I stopped live-blogging the Senate Judiciary Committee testimony of Alberto Gonzales at the lunch break, and at that time Gonzales appeared to be struggling to explain himself even to the Republicans on the panel. Apparently it got no better for the Attorney General after the committee came back into session. Charles Grassley (R-IA) wondered why Gonzales's story kept changing, and Tom Coburn (R-OK) bluntly told him to quit:
Attorney General Alberto Gonzales confronted a fresh call for his resignation from a fellow Republican Thursday as he struggled to survive a bipartisan Senate challenge to his credibility in the case of eight fired prosecutors.
"The best way to put this behind us is your resignation," Sen. Tom Coburn bluntly told Gonzales, one GOP conservative to another.
Gonzales disagreed and told the Oklahoma senator he didn't know that his departure would put the controversy to rest. ...
After a long morning in the witness chair, he returned to face fresh Republican challenges to his credibility. "Why is your story changing?" asked Sen. Charles Grassley of Iowa, noting that the attorney general was now accepting responsibility for the firings after initially saying he had played only a minor role.
The Democrats hammered Gonzales, but that wasn't the story. Democrats won't decide Gonzales' fate. Senate Republicans will make the determination whether he has enough credibility to survive on Capitol Hill. The early reviews are less than promising.
My good friend Paul at Power Line is sticking by Gonzo, although not enthusiastically:
Alberto Gonzales isn't exactly winning rave reviews on our Forum or, it seems, around the conservative blogosphere generally. However, the main concession his interrogators seem to have gained so far is that Gonzales approved the termination recommendations with little or no scrutiny.
Now, President Bush might well want a more hands on Attorney General, and I certainly would. But unless the decisions made by staff and approved by Gonzales were poor or corrupt ones, I don't think his deference to staff requires his resignation or termination. I've seen no account in which the Senators have made much headway in terms of showing that particular decisions were poor or corrupt.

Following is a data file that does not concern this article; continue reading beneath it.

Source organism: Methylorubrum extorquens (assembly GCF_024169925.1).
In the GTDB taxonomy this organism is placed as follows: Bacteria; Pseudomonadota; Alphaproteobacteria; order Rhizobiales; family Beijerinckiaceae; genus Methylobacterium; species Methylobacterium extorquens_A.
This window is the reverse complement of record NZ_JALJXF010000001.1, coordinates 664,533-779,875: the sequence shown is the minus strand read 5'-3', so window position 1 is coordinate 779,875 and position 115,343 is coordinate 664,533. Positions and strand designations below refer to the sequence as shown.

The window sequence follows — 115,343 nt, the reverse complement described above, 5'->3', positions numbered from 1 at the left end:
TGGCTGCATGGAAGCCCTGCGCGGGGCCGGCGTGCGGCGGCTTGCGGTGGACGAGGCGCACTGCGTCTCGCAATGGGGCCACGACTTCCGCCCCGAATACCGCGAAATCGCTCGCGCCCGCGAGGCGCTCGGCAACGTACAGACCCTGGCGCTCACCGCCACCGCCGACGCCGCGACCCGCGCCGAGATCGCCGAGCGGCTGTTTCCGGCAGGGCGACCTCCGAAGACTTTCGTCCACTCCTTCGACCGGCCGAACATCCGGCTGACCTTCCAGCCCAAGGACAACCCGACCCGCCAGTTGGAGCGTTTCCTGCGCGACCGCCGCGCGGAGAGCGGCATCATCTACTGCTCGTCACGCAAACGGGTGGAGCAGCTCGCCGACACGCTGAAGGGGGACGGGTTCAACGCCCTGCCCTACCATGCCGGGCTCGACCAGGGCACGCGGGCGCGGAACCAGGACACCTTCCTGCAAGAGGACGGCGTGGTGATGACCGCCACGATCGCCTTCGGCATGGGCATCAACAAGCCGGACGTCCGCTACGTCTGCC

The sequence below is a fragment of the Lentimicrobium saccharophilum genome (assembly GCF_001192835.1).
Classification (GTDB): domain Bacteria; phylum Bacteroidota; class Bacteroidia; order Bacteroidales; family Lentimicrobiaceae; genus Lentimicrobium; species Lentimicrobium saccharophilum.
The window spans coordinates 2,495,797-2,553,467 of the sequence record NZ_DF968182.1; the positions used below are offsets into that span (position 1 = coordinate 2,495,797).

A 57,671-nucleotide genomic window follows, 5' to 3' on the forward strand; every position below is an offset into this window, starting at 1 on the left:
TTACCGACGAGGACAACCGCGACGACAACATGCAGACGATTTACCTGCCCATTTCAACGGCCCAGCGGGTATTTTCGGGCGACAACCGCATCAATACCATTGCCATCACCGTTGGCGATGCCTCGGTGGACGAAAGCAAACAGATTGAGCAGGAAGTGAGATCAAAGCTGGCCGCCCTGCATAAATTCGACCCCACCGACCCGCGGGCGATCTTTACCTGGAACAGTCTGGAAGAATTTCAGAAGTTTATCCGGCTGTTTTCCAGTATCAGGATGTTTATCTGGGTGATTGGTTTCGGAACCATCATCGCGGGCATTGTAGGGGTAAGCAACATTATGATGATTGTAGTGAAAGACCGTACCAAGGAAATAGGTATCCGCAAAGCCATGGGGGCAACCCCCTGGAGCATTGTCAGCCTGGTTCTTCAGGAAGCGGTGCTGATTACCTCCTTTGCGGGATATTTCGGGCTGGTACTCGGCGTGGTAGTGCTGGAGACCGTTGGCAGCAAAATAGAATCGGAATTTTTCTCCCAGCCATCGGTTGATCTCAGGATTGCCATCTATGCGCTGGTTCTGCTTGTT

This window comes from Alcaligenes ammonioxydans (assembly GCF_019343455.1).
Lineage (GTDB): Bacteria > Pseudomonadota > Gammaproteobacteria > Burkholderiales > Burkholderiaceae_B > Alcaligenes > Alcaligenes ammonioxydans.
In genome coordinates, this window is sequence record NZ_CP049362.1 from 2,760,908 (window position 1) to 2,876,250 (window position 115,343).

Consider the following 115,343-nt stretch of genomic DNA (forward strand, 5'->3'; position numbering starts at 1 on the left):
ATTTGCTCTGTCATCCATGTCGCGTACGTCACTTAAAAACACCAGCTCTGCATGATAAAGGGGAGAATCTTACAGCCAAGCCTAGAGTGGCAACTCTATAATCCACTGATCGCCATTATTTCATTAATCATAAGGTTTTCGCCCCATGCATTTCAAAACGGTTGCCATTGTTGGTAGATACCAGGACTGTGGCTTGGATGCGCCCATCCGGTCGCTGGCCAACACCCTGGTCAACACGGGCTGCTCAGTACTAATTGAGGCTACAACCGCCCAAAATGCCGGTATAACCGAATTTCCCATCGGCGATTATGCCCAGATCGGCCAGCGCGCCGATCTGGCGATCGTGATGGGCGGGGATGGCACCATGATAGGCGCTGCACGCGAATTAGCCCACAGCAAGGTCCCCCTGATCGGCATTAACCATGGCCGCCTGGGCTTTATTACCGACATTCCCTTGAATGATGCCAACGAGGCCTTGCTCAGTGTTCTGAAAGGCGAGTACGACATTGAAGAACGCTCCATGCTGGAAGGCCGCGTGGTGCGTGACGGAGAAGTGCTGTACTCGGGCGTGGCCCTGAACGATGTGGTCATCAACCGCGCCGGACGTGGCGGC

Byron York at National Review considers today "disastrous" for the AG:
It has been a disastrous morning for Attorney General Alberto Gonzales at the Senate Judiciary Committee hearing. The major problem with his testimony is that Gonzales maintains, in essence, that he doesn’t know why he fired at least some of the eight dismissed U.S. attorneys. When, under questioning by Republican Sen. Sam Brownback, Gonzales listed the reasons for each firing, it was clear that in a number of cases, he had reconstructed the reason for the dismissal after the fact. He didn’t know why he fired them at the time, other than the action was recommended by senior Justice Department staff.
That doesn't mean the Justice staff fired the prosecutors for improper reasons, but it does say something about Gonzales' competence. And even with hindsight, he still couldn't come up with a good reason for two of the seven.
What does all of this mean? It means that Gonzales is toast. One can write off Senators like Specter and Graham, but Tom Coburn is part of the conservative backbone in the Senate. That is a clear message to the White House to start placing ads in the paper for the upcoming opening in senior management.
I'll add more links as I see them.